Global Fishing Watch responds to Ray Hilborn's critiques of its study
Global Fishing Watch (GFW) is an international non-profit organization founded in 2015 through a collaboration between Oceana, SkyTruth and Google. The group uses satellite technology to track fishing vessels around the world and housing tracking data on its website, where it can be downloaded in near real-time, for free. A GFW study published in February tracked more than 70,000 industrial fishing vessels and analyzed the global footprint of the global fishing industry; this study was critiqued by fisheries scientist and University of Washington researcher Ray Hilborn. GFW’s CEO Tony Long and research director David Kroodsma also published have since published their takes on the study, and in addition, GFW submitted a formal response to SeafoodSource’s coverage of Hilborn’s analysis, which is published in full below.
Global Fishing Watch welcomes Dr. Ray Hilborn’s recent statement in Seafood Source expressing his desire to work together to strengthen our collective insights into commercial fishing activity.
Furthering innovation and collaboration with the scientific community is at the heart of Global Fishing Watch’s mission to advance responsible stewardship of our oceans through increased transparency. Our Research Partners program, an interdisciplinary collaboration with some of the world’s leading marine science institutes, strives to improve fisheries management and science through the sharing of data, new research and cooperation.
Our recent study published in Science was produced with partners at the University of California, University of Santa Barbara, National Geographic Society’s Pristine Seas project, SkyTruth, Dalhousie University, Stanford University, and Google. This research has produced the first-ever dataset of global fishing activities, as captured by satellites using automatic identification system (AIS) positions. Global Fishing Watch’s algorithm processed 22 billion AIS messages to identify more than 70,000 commercial fishing vessels, the sizes of and engine powers of these vessels, what type of fishing they engaged in, and where and when they fished down to the hour and kilometer.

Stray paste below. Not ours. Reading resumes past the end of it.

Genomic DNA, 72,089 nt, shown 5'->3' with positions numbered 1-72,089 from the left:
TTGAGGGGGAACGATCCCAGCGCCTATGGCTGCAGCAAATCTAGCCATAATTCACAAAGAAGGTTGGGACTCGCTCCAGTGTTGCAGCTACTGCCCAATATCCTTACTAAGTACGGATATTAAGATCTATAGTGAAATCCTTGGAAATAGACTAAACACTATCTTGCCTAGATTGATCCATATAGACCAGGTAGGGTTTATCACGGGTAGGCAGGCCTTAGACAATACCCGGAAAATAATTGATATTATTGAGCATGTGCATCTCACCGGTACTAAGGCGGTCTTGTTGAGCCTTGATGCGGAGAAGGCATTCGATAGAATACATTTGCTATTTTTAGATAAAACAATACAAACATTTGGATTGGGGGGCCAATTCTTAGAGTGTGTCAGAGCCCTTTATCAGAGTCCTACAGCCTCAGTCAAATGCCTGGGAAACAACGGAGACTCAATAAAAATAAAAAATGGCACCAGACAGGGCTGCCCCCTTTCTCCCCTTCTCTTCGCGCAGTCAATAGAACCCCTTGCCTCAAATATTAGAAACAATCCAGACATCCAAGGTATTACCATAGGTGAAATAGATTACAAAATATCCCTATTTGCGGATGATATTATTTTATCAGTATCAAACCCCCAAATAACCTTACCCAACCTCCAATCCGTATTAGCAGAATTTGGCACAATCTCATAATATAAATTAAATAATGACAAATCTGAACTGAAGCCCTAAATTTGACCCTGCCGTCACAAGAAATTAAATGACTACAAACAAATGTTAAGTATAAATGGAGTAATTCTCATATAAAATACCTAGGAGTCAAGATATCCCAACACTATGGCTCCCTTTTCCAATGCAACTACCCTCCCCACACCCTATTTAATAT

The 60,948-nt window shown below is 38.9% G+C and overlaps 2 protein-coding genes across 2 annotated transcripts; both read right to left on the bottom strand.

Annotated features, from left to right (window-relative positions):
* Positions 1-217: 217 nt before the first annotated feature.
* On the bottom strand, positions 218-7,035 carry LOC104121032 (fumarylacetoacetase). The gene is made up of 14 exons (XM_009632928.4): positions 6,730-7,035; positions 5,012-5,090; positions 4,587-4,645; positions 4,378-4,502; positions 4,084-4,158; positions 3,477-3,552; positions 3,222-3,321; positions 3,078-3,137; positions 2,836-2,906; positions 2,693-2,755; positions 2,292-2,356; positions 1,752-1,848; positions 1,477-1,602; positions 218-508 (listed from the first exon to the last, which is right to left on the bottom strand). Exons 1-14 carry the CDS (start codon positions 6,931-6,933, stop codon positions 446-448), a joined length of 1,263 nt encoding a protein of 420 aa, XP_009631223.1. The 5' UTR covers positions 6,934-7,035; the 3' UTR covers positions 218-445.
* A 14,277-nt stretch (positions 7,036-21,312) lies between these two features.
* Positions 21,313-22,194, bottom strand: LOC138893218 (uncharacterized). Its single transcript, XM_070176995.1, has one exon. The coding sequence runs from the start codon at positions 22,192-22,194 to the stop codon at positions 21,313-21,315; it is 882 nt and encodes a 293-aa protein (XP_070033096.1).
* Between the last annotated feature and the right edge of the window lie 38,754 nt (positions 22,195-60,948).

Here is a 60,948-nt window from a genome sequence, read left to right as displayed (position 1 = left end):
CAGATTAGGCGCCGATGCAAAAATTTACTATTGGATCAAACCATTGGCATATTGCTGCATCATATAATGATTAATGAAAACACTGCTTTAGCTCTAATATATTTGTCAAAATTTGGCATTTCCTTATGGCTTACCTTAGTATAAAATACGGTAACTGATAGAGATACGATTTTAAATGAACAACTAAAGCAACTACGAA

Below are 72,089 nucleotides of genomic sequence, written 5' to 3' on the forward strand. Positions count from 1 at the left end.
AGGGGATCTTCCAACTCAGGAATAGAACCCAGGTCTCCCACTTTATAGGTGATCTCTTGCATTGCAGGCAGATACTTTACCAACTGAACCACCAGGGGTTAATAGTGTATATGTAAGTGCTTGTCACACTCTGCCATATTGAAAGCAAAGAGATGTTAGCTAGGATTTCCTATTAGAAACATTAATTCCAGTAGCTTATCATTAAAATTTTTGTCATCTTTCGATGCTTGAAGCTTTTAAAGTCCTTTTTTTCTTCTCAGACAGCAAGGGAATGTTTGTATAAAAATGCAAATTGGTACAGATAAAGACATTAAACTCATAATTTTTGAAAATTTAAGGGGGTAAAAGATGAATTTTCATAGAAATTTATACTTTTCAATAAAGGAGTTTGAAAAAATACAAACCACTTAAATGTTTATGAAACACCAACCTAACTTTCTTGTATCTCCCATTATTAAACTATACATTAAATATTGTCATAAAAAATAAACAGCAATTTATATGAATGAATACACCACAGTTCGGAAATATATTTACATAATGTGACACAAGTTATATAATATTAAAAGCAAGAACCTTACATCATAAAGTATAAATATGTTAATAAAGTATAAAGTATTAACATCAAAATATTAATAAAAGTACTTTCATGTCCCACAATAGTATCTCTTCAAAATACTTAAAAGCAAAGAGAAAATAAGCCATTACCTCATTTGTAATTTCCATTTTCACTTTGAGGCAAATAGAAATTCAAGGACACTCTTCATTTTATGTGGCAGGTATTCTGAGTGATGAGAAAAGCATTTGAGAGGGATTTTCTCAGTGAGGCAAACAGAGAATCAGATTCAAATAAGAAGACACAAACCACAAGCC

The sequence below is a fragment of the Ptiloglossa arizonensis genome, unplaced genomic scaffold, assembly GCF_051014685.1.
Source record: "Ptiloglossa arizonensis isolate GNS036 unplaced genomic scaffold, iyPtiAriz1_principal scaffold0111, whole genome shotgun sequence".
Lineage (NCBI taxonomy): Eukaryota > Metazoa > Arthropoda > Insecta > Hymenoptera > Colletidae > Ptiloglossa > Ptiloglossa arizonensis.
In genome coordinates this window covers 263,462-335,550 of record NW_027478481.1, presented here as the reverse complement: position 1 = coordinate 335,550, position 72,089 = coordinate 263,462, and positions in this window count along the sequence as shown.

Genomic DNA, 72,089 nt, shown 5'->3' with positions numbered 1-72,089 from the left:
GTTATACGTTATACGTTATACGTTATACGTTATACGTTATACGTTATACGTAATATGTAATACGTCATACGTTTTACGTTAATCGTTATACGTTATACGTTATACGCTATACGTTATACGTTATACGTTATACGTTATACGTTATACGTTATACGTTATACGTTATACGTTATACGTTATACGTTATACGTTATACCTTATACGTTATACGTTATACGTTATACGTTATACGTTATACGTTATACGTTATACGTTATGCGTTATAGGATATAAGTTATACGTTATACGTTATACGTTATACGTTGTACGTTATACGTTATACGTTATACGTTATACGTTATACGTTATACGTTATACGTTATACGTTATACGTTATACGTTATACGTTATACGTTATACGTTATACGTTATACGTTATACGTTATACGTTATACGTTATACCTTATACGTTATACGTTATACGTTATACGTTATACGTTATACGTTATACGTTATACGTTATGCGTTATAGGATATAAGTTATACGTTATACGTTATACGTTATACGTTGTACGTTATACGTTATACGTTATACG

The study and associated maps also depict global fishing activity with an unprecedented resolution - the fishing effort footprint is two to three orders of magnitude higher in spatial and temporal resolution than previous datasets - and reveals that industrial fishing covers more than 55 percent of the ocean’s surface – over four times the area covered by agriculture. This new high-definition global view of fishing would not have been possible without recent advances in computing power, an increase of satellites in orbit, and improved machine learning algorithms.
Importantly, by making all of the data in this study public and freely available, we aim to increase transparency in the commercial fishing industry and improve opportunities for sustainable management and informed decision making. We have also grown the data available within our transparency platform, including adding more AIS data, and through our government and research partners, including vessel monitoring system (VMS) and Visible Infrared Imaging Radiometer Suite (VIIRS) data.
Dr. Hilborn says that vessels monitored for the study were largely tuna boats over 100 feet in length. Technically, these tuna boats are only a fraction of the 70,000 vessels monitored in our study. By far, the vast majority of vessels we observe are Chinese vessels operating in Chinese waters.
For the study, we also only track vessels that have AIS devices, and the fraction of fishing vessels with AIS varies considerably between regions of the ocean. In some regions, such as in Europe, almost all sizeable fishing vessels broadcast their locations. Similarly, in the high seas, we can capture most of the fishing activity, as a high fraction of high seas fishing vessels carry AIS. By contrast, in many developing countries, only a small number do. This fact makes our dataset incomplete, but it is still far more comprehensive than previous global datasets of fishing effort.
Dr. Hilborn also claims that the dataset overestimates the proportion of the seabed that is affected by trawling. There is a body of science around how trawling directly affects the seabed, and our paper did not address that body of work. For trawling, it is common to talk about the area of the ocean floor that vessels drag their trawls. This area estimate, which is very fine scale, will ultimately give a much smaller area than our generalized estimate for trawling specifically. Our paper was looking at a way to estimate the extent across many gear types, and also compare with previous datasets of fishing effort.
One of the most interesting findings in our paper is that the ocean is actually much less fished than the estimates made in previous studies. Existing datasets had estimated catch in 95% of the area of the ocean. We found, instead, that vast areas of the ocean, such as the Southern Ocean and northern Pacific, are not fished. As we note in the conclusion to our paper, these areas may offer low cost opportunities for conservation that will not affect industry.
We value Dr. Hilborn’s review and are encouraged by our recent contact with him. We have shared our data with his research group and hope this will lead to improving our dataset of fishing effort and we look forward to the results.